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What are the ticks that carry Lyme disease and how can they be avoided?



Nova Scotians are increasingly concerned about the number of potentially disease-carrying ticks in the province.

"The percentage of contaminated ticks that can cause you problems depends on where you are," says Andrew Hebda, curator of zoology at the Nova Scotia Museum.

Hebda is also an entomologist – someone who studies insects, insects and arachnids like ticks.

According to Hebda, there are currently 14 species of ticks in Nova Scotia, but only one is dangerous: the blacklegged tick.

"So, it's important to know what species you have," he says. "But even if you're in an area where Lyme disease is present, the disease is not present in all blacklegged ticks, it's only in a given percentage."

It varies according to the region of your province. For example, according to Hebda, between 22% and 24% of blacklegged ticks in the Bedford Basin region carry Lyme disease. region of the province.

According to Hebda, blacklegged ticks have been introduced into the province by birds and spread slowly through animals that they catch.

"They do not walk far," he says. "They will climb on the vegetation like grass or shrubs.A passing animal will dislodge them and they will catch this animal."

If the animal is small, like a field mouse, the tick will only cover a few meters. But if he locks himself on a deer or some other bigger species, he could travel much further.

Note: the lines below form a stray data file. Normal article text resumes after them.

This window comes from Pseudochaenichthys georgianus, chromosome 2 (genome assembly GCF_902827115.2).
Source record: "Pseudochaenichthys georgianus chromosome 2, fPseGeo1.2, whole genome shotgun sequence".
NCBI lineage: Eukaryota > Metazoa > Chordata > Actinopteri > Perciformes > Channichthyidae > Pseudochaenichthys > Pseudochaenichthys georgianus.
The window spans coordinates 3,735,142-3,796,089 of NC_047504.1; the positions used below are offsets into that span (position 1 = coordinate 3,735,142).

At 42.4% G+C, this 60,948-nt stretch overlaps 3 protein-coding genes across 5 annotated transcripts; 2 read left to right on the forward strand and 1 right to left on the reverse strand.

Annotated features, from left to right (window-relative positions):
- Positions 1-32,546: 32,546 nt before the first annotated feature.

"Every place where the birds brought them and where they were established and reproduced is the center of a circle and radiates from it," says Hebda at the NEWS 95.7 Todd Veinotte Show.

If you find a tick, Hebda says there are many ways to find out which species it is.

One solution is to examine the dorsal scutum of the tick – a protective shield on the back.

"If you look at a tick of wood, a dog tick, it's a bit like a rough, brown triangle with creamy flakes," says Hebda.

In contrast, a blacklegged tick with Lyme disease may have a darker round scutum. The blacklegged tick also has an orange body behind the shield.

"The abdomen, the part behind it is bright orange," says Hebda. "It's the only tick we have like that."

The palpes of a tick, the leg-shaped appendages that help it stick to your body, can also be an indicator.

According to Hebda, they are short and stocky, but long and delicate on the black-legged tick.

It is important to see what type of tick has bitten you, as most tick bites are indistinguishable.

"All ticks pierce a very small hole, about 20% of a millimeter," says Hebda.

A sting caused by a tick infected with Lyme disease may possibly appear as a rash, and the curator stated that it was important to see a doctor if you were bitten.

"It's a big rash, anything over 45 millimeters suggests something that should worry you," he says. "And there are a number of relatively benign symptoms you may have, such as discomfort, stiffness of the joints."

There is a test for Lyme disease, but Hebda explains that it is only accurate several weeks after contracting the disease.

"There is a very effective test on the blood that detects the presence of antibodies against the bacteria," he says. "But there is not enough antibody for about five weeks."

But a tick can not transfer Lyme disease to a human unless it is attached to you for at least 24 hours. That's why Hebda says it's important to regularly check for ticks if you spend time in the woods.

"The most important thing and the easiest thing of all is to check the ticks," he says. "You come and you spent all day outside, and then check yourself thoroughly."

Hebda recommends to people visiting the website of the Department of Health and Wellness to get more information about ticks.


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